Diving into Smart Contract’s Minimal Proxy “EIP-1167”

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Overview

Proxy contracts can be tricky to grasp at the beginning, in this post, we are going to analyze the minimal proxy standard or “EIP-1167” and create an example with code.

Before starting, it is very important to not get confused between upgradable proxies and minimal proxies, they are completely different. For this post, we are solely going to review the minimal proxy and in a later post we will review the upgradable proxy.

The minimal proxy standard was officially published back in 2018, you can find the post here. The main idea of this standard is to deploy copies of a base contract as cheap as possible. Let me expand a little further:

The best example is a multi-sig wallet. Let’s say that you created a very simple multi-sig wallet that can receive funds, send funds and set n amount of owners. Of course, in order to send funds you need to reach a certain quorum given n ≥ m. Once you have your smart contract ready, there are 2 main approaches that come to mind to get it ready for production. The first one is deploying the contract and make all the users interact directly with it, meaning all the funds will be stored inside of this contract, in order to have a tracking as to who owns what, you would create a mapping(address => uint) public balances + some modifiers. The problem with this approach is that you concentrate everything in one place and most importantly, you open the possibilities of additional attack vectors. In other words, you are making the contract more complex. We don’t want to do that, we want to have security as our main priority. The second approach that comes to mind is to make the user deploy the contract, in order to do this, you would compile the contract, put the bytecode in the frontend, and make the user deploy the contract. The problem with this approach is that it is very inefficient and gas costly. Imagine if the contract gets too large and complex, the deployment costs are going to be very high, plus we are bombarding the chain with huge amounts of storage. The solution for this problem is to implement the minimal proxy standard.

What the minimal proxy does, is create a cheap clone (we call it cheap because it is very cheap to deploy) that has the exact same logic as the implementation contract but with its own storage state. The way that this happens is through the low-level delegate-call.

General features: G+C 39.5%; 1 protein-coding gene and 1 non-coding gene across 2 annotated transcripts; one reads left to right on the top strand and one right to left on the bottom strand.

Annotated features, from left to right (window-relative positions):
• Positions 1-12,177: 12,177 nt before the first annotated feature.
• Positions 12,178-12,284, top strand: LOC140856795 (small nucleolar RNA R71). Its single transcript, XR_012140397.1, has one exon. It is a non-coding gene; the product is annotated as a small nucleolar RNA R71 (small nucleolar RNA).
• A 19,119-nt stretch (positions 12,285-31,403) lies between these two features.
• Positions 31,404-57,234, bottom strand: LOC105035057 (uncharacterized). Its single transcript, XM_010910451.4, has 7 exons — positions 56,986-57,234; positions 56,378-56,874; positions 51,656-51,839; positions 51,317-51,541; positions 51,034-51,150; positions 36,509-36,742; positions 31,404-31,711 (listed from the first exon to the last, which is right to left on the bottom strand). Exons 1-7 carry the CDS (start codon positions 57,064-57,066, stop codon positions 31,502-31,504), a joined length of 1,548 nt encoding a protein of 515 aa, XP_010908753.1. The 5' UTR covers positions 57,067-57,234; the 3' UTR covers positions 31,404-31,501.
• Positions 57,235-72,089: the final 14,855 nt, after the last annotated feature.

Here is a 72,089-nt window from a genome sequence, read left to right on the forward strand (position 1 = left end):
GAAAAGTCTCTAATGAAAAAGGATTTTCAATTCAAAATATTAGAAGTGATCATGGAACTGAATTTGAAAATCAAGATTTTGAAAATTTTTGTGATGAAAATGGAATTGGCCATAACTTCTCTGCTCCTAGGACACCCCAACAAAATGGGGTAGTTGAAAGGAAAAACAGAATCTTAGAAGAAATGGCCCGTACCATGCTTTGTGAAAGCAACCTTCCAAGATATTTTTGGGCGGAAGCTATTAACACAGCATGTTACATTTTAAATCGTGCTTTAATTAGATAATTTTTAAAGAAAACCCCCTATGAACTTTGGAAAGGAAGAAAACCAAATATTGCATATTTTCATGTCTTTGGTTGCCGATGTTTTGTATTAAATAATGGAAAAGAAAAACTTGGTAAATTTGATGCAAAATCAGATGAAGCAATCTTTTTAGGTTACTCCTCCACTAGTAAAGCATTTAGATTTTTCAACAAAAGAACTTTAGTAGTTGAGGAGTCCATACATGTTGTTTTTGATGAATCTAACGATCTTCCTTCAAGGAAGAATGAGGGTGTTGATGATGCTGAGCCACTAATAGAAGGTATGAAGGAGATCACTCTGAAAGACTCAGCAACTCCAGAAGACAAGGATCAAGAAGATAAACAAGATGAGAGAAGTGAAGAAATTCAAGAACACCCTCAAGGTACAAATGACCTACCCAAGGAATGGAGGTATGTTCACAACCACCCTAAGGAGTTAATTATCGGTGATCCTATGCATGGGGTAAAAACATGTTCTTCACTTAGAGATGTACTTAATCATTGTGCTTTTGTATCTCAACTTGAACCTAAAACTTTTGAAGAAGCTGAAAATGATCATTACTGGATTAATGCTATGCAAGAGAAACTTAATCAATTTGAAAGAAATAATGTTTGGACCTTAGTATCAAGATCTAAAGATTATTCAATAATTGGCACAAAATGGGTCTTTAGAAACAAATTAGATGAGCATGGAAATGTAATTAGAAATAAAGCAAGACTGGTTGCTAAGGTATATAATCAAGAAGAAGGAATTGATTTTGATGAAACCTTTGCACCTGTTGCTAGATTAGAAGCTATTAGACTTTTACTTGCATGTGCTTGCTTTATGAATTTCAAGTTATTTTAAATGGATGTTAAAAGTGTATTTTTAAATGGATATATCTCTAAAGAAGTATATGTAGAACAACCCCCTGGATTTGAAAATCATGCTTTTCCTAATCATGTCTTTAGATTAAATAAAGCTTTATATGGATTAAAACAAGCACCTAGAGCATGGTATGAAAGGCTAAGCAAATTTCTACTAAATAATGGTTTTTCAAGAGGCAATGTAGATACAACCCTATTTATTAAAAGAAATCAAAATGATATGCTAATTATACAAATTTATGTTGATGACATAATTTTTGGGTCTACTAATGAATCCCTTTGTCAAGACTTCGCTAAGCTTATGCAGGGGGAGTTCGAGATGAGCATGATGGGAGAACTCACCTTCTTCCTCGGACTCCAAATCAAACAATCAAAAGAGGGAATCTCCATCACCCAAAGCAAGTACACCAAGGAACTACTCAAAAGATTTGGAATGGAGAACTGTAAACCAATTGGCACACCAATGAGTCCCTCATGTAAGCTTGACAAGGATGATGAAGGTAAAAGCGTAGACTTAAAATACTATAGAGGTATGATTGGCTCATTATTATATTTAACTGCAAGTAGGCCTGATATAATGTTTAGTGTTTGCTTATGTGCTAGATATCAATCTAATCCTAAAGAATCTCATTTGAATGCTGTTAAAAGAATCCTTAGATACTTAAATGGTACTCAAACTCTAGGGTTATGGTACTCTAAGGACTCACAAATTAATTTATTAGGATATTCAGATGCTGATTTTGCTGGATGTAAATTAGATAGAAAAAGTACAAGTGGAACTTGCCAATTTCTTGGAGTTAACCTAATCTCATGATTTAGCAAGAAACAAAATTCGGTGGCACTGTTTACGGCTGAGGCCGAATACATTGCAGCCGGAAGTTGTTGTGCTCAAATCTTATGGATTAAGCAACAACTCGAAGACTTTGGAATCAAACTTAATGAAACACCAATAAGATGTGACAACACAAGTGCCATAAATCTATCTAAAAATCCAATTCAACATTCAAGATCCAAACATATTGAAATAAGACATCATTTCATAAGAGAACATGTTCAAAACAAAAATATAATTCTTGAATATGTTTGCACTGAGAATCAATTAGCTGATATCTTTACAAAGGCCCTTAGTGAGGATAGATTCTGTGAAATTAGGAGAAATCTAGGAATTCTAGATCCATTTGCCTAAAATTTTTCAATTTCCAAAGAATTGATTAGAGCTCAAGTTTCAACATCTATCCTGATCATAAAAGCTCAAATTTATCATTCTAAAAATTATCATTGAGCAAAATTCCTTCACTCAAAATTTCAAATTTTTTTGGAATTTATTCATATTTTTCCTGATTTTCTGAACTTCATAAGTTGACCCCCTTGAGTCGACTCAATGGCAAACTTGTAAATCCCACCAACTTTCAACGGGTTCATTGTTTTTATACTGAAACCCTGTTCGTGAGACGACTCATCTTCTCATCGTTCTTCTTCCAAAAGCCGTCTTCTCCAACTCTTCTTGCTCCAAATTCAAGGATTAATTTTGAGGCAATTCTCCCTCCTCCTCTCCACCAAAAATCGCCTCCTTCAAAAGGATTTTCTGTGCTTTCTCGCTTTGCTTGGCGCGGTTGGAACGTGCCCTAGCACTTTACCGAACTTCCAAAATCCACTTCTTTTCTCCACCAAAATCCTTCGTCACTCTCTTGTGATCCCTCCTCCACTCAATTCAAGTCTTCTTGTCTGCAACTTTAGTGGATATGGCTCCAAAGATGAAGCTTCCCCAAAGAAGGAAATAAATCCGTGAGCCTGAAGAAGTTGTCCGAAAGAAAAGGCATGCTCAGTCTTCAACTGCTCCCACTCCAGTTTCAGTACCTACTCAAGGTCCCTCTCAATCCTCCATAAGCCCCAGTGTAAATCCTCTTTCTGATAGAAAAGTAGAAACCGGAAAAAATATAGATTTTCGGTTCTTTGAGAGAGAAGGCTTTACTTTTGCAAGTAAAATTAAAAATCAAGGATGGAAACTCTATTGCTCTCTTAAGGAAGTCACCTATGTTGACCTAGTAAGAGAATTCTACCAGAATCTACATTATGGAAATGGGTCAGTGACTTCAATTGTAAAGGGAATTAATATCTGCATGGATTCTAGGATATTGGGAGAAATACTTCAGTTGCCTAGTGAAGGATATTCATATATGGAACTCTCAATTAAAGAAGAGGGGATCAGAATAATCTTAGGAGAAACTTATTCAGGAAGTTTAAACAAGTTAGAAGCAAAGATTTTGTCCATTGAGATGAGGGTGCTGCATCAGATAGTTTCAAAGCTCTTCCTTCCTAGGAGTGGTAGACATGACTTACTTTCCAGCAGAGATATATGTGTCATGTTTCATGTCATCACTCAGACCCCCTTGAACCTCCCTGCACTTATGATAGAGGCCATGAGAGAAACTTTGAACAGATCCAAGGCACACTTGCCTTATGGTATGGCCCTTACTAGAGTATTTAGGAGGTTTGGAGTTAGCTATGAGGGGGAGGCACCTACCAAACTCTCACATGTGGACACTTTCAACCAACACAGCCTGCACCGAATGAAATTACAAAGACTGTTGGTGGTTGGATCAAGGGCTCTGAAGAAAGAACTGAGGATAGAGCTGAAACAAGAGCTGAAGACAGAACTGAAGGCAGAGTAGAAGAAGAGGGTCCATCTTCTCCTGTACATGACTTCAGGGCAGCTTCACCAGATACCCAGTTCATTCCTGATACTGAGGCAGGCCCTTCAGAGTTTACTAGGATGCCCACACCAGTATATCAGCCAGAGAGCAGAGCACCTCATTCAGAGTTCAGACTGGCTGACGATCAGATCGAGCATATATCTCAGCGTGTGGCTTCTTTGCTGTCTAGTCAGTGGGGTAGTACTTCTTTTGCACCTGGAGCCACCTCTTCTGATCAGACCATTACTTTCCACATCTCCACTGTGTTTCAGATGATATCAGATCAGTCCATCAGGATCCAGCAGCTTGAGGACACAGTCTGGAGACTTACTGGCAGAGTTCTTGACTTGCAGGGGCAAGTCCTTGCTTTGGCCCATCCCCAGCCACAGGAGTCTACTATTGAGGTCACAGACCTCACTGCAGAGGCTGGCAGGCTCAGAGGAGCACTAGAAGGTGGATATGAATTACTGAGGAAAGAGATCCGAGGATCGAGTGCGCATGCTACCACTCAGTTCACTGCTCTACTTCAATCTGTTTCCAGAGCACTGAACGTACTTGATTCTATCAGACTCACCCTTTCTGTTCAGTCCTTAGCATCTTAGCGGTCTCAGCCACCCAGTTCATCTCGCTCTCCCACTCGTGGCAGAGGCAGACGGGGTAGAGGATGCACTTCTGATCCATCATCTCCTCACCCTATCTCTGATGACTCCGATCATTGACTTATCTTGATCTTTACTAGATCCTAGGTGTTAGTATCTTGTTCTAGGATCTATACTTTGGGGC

Image from Open Zeppelin

In order to implement this standard we need:

  1. Implementation contract: This is sometimes called base contract, core contract, main contract etc.. The important thing is that the implementation contract is where all the logic will be.
  2. Proxy Factory or Clone Factory: As the name suggests, the Clone Factory contract will be our factory. This means that a user will call a function of the factory and the factory will clone an exact copy of the Implementation contract but with its own storage. This means that every clone will have the same logic, but with independent storage state.
  3. Proxy: As previously mentioned, the proxy contract is a clone of the Implementation contract but with its unique storage.

Now that we have a general understanding, let’s create an example to solidify our knowledge. We are going to do this example in Remix to make it simpler.

The contracts are going to be extremely simple, the purpose here is to understand the standard.

Ok… In order to this we need the following contracts:

  1. Implementation: This is where our logic is going to be, we will call it Implementation.sol.
  2. CloneFactory: This is going to be our factory, we will have a clone() function that users will trigger and as a result, the factory will output the address of the proxy. The name for the factory will be CloneFactory.sol.
  3. Proxy: There is nothing to do with the proxy, the proxy will be the output of the clone() function from CloneFactory.sol. There can be as many different proxies, that is the whole purpose, to make a lot of clones of the Implementation.sol

This is how it would look:

One very important aspect to keep in mind, is that the clones do not know about the constructor, so instead of using a constructor to assign important variables, we use an initialize() function “replacing the constructor”. We just need to make sure that the initialize() function can be called just once, so people cannot tamper with the contract, similar to how the constructor works. In order to do this, we normally use openZeppelin’s Initializable, you can find it here. For this example, we are not going to use any third-party contracts, just to make it more clear.